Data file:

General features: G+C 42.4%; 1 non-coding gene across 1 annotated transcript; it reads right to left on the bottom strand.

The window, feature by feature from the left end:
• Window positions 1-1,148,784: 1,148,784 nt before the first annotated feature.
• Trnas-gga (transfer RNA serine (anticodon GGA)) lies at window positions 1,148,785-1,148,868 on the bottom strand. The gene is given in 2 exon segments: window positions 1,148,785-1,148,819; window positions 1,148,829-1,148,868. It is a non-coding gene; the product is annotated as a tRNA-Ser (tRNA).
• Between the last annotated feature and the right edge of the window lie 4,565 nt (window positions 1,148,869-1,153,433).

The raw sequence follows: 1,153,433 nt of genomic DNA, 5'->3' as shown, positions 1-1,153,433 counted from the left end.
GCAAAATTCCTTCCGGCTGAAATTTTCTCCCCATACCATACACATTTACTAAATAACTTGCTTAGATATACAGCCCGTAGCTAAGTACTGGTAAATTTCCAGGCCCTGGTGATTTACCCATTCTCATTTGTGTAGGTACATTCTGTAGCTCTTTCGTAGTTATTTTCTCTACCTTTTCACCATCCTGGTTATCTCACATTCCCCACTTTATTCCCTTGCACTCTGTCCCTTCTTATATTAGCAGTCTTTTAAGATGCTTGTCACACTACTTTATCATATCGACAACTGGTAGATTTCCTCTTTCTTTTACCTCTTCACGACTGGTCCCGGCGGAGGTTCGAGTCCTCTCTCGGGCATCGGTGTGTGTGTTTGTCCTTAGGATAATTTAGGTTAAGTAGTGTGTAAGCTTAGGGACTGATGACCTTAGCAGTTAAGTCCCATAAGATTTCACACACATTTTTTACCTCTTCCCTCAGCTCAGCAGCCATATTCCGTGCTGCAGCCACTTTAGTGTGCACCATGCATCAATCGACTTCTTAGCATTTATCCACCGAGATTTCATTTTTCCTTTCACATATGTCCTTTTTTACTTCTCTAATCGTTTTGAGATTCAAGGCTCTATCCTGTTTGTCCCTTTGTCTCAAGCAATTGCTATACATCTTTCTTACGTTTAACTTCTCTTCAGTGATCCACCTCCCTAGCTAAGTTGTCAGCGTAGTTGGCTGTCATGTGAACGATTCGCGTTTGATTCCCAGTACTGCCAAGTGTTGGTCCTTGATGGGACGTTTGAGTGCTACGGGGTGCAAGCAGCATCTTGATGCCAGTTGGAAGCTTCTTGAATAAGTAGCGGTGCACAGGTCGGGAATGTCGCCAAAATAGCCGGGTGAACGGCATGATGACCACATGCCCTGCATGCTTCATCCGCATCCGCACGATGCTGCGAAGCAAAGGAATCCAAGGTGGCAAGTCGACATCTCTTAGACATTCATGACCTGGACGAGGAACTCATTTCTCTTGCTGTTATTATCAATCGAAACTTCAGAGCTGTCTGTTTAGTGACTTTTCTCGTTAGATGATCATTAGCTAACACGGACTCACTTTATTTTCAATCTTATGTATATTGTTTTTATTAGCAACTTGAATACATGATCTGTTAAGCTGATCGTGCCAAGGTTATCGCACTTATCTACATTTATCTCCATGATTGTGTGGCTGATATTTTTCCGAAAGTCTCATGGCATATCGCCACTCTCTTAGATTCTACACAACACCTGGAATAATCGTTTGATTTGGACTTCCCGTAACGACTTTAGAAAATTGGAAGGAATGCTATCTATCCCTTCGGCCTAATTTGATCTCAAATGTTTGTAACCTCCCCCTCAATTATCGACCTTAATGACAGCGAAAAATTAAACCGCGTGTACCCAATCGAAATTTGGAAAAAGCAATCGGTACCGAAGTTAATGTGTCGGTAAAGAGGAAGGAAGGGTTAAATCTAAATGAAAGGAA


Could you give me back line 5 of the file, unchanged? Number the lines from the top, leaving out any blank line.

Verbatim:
• Between the last annotated feature and the right edge of the window lie 4,565 nt (window positions 1,148,869-1,153,433).